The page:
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Jack's Birthday Bash


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#1 jackal10

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Posted 13 January 2007 - 03:42 AM

Last night's dinner.
My partner says this is showing off, but so be it.
Multiple graphic intensive posts. I'm also a little hung-over, so there will be typos...
Please ask if you need any recipes or more details. Share and enjoy!

First: mise en scene

We are eating in the kitchen...
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Interested onlooker, just outside the windows (no, we are not having pheasent)
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Ready...
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The wines:

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Not shown (chilling in the fridge):
1998 Champagne Jacquart Brut Mosaique Millesime
Brilliant straw-yellow hue with a lively mousse. Melon, pear and yeast aromas. Medium-full with good weight on the palate, this has ripe fruit, nice length in the finish and a lively streak of acidity. 94 points (Tastings.com)

1991 Domaine Zind Humbrecht Gewurztraminer Heimbourg
The Gewurztraminers are stunning in 1991..... It is spectacular, with full-bodied flavors, and a perfumed, intense aroma 93 points (Parker)

1990 Château Batailley Pauillac
Beautiful wine. Very dark ruby-red. Wonderful blackberry, mineral and violet aromas. Full-bodied, with round and velvety tannins and a long, beautifully fruity finish 92 points (Wine Spectator)
I laid down a case en primeur - now time to start drinking them.

1989 Clos de Ste Catherine Coteaux du Layon
I'm very fond of these old sweet Loire wines, now drying a little. Sweet, unctuous but not cloying 91 points (Parker)

1977 Grahams Port
Deep purple-ruby, with intense floral, cassis and prune aromas, full-bodied, with plenty of fruitand extremely hard tannins. (90 WS)
)

Edited by jackal10, 13 January 2007 - 07:13 AM.


#2 jackal10

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Posted 13 January 2007 - 03:53 AM

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1. Amuse 1: Foie Gras Truffee, Champagne Jelly, Smoked Salt, Cracked pepper, Spelt toast.

The champagne jelly was following a recent thread, with gold leaf to provide sparkle:
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Sourdough spelt miche:
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Toast (handed seperately) Should have made more
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Ready to go:
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#3 jackal10

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Posted 13 January 2007 - 03:59 AM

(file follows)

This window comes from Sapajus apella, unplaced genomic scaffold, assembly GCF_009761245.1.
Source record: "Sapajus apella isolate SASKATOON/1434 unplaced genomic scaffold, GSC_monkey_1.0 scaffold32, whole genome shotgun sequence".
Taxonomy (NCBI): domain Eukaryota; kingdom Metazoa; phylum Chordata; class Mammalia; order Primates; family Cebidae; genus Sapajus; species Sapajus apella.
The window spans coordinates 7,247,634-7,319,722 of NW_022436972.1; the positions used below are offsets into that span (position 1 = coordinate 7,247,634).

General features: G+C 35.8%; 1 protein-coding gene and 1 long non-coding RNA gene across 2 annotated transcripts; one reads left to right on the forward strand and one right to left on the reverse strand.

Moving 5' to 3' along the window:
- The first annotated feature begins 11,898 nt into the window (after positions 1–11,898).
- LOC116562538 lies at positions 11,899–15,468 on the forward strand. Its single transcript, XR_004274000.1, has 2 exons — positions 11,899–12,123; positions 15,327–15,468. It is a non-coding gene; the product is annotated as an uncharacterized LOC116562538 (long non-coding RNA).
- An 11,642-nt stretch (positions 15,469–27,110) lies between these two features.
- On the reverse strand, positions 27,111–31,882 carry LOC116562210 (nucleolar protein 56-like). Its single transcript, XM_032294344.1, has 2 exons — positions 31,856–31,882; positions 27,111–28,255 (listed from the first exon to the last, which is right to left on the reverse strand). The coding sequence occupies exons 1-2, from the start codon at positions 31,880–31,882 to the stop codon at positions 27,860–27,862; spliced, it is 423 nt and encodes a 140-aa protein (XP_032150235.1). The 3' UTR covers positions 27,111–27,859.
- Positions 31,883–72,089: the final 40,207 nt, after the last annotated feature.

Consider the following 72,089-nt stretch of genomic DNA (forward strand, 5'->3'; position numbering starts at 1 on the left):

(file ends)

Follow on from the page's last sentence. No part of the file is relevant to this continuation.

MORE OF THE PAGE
2 Amuse 2:
Pan fried scallops, Beurre Noisette, Black Truffle, Hot cucumber, Roast Cauliflower puree
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The truffle were shaved at table. They were chinese truffles http://chinesetruffle.com/, otherwise not affordable. The Beurre noisette was reinforced with some truffle oil.

#4 jackal10

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Posted 13 January 2007 - 04:13 AM

Amuse 3: Stuffed pig's trotter, Jerusalem artichoke puree, coffee and garlic warm jelly.

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Pig;s trotter is stuffed with a fine chicken mousseline, more truffle, pied de mouton and trumpet de mort mushroom, then sliced.

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The coffe and garlic agar gell was inspired by Peter Barham's lecture: http://www.katho.be/...ie/index-en.asp

Its one of those combinations that comes from looking for common chemicals.
tasts ort of like deep, slightly bitter garlic.
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#5 jackal10

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Posted 13 January 2007 - 04:17 AM

4. Chicken soup, baby thyme, onion and parsely dumplings

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The soup is a reduced consomme.

#6 jackal10

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Posted 13 January 2007 - 04:22 AM

5. Fillet of Sole Florentine.

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Poached turban of Dover sole, Spinch Puree, Mornay (cheese - PArmesan and Gruyere) sauce, Macaroni cheese.

Classic Cuisine, straight out of Escoffier, but modern presentation.

Edited by jackal10, 13 January 2007 - 04:23 AM.


#7 jackal10

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Posted 13 January 2007 - 04:26 AM

6. Apple and champagne foam

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Has to be foam somewhere

#8 jackal10

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Posted 13 January 2007 - 04:42 AM

7. Slow roast rib of beef

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The beef is local Dexter, hung for 28 days, 12 hour roast in a 60C oven final temperature 57C.

Served with
Baby Yorkshire puddings

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Honey glazed carrots
Maple syrup glazed parsnips
Roast Exquisa potatoes
Sprouts and Chestnuts
Broccoli
Balsmic roast shallots
Demi glace jus.